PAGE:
Given the people who read this blog, as well as write for it, I doubt I am a minority when I say I have, and use, multiple web browsers on my computers. At any given time you can find Internet Explorer, Firefox, and Chrome on my PC’s. I haven’t yet succumbed to adding Safari or Opera, or any of the lesser-known flavors, but I am a regular on the big three.
Web developers are a whole different story. They need to check and verify everything they do in every browser that has any type of user-base. Not to mentions other applications like Flash. There is an easier way than installing and updating all of these, though.
Today Adobe announced the latest version of BrowserLab – 1.6.4. BrowserLab allows you to test web sites and web apps within the application against all of the major browsers, plus Flash. The latest version of BrowserLab adds support for the following applications.
Chrome 14 was added (Windows), and Chrome 11 was removed
Firefox 7 was added (Mac OS X and Windows), and Firefox 4 was removed
Safari was updated to 5.1 (Mac OS X)
Flash Player was updated to 10.3.183.10 (Mac OS X and Windows)
They keep it up-to-date, but it’s generally a bit behind browser releases. Plus, they are promising Flash 11 (already available) in the next version. Still, it’s much easier than trying to manage all of this yourself. If you develop apps and don’t know about this yet, then you will want to head over to Adobe BrowserLab to check it out.
One thing about Adobe products is that changes come quickly. Unfortunately, that’s due, in large part, to their ever-present security vulnerabilities. Of course, Flash and Acrobat are the targets because of their overwhelming market share. Hackers always gravitate to where the most potential victims are. Adobe, for their part, has become pretty good at getting out the updates to try and stay one step ahead of trouble. Since they pop up notifications about updates most users probably stay pretty close to current, but there are always stragglers and procrastinators.
If you aren’t keeping track, we are currently at Flash version 11 and Acrobat version X. And, just a little while ago, Adobe announced that they will be ending support for Flash and Acrobat versions 8. Adobe released a technote about it explaining the end-of-support process and what you can expect, but an Adobe rep summed it up with the simple “Upgrade… as quickly as possible.”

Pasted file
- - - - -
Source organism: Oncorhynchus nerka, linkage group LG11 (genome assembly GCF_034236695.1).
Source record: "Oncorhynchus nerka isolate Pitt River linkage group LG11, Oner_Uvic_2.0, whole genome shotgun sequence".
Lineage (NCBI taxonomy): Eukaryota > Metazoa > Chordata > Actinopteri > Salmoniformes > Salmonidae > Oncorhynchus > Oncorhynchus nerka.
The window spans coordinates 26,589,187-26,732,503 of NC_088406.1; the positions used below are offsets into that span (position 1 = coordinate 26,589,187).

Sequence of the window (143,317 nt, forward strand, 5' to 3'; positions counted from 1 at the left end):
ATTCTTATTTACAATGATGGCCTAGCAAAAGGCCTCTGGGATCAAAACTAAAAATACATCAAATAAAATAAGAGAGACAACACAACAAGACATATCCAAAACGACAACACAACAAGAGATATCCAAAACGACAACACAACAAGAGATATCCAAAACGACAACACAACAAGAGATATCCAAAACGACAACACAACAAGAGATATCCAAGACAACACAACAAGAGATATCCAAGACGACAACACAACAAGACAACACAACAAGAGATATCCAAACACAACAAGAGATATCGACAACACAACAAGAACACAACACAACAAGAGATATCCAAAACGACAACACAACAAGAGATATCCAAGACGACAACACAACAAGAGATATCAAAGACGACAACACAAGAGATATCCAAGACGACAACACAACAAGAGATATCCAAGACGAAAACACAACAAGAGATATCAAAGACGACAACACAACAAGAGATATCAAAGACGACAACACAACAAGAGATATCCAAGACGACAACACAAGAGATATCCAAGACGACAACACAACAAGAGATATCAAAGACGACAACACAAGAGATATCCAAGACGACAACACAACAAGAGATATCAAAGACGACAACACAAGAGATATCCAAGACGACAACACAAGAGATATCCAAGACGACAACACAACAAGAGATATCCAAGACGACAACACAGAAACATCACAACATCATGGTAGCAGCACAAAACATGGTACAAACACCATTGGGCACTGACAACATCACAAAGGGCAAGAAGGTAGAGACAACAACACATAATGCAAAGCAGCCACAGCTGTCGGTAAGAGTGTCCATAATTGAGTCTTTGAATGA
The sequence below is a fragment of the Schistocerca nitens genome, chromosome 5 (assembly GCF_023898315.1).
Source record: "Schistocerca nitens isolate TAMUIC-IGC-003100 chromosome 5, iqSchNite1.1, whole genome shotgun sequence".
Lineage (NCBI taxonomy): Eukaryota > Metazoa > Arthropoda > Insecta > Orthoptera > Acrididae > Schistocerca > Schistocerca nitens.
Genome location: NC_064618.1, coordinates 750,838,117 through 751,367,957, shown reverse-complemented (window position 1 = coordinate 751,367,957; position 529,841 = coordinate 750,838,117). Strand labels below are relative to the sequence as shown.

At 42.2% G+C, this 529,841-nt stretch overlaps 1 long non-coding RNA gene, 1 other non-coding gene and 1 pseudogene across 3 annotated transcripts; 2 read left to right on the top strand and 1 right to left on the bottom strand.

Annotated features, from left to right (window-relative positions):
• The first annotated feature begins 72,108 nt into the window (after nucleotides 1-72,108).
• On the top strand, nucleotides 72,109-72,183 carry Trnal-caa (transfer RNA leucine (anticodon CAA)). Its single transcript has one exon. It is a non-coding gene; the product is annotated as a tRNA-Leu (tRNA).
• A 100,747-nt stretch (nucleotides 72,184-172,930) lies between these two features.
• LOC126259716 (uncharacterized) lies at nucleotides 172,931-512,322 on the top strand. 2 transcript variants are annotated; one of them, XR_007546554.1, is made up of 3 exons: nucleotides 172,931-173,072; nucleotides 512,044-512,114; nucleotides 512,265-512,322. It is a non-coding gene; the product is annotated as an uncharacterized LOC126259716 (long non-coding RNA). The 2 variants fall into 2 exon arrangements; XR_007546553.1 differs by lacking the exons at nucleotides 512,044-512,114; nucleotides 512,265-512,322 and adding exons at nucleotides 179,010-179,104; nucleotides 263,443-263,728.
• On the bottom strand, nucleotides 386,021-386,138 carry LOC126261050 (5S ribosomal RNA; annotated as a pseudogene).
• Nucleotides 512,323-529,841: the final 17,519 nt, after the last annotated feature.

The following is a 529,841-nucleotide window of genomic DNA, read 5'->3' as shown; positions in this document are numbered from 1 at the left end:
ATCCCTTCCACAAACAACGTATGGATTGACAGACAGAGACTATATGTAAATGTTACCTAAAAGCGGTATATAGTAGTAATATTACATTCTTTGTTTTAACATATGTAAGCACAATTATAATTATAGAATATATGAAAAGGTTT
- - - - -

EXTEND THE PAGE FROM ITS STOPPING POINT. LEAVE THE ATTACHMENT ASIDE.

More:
Adobe provides five years of product support, starting from the general availability date of Adobe Reader and Adobe Acrobat. In line with this policy, support for Adobe Reader 8.x and Adobe Acrobat 8.x will end on November 3 2011.
End of Support means that Adobe no longer provides technical support or distributes runtimes. This policy affects product and security updates for all derivatives of a product or product version (localized versions, minor upgrades, operating systems, dot and double-dot releases, and connector products.)
As noted above, support will end on November 3rd, which is now less than a month away. Most people should already have upgraded, and hopefully kept up with security updates, but if you haven’t then go do so now. If you would like more information, you can read the entire technote.
Yesterday, Adobe announced the release of Connect Mobile version 1.7. The Android version is now available, and the Blackberry and iPhone versions are coming soon.
If you aren’t familiar with Connect Mobile, then here is a brief introduction. Adobe Connect is a web conferencing tool, geared mainly towards business users. In other words, it’s mostly an enterprise tool. It allows businesses to hold training classes and meetings online, thereby saving the cost of paying travel expenses for those involved. It’s based on Adobe Flash (like most Adobe products) which allows it to be used for richer content.
For enterprise level deployment they offer several tiers of hosted plans that I won’t bore you with the details of here. If, however, you are interested in it individually, then you have two options. The first is a $45 per month subscription, which gets you 9 hosts and allows each host to control webinars with up to 25 in attendees. The second is a pay-per-use plan, which will cost you $0.32 per user per minute. You can check enterprise and individual plans here.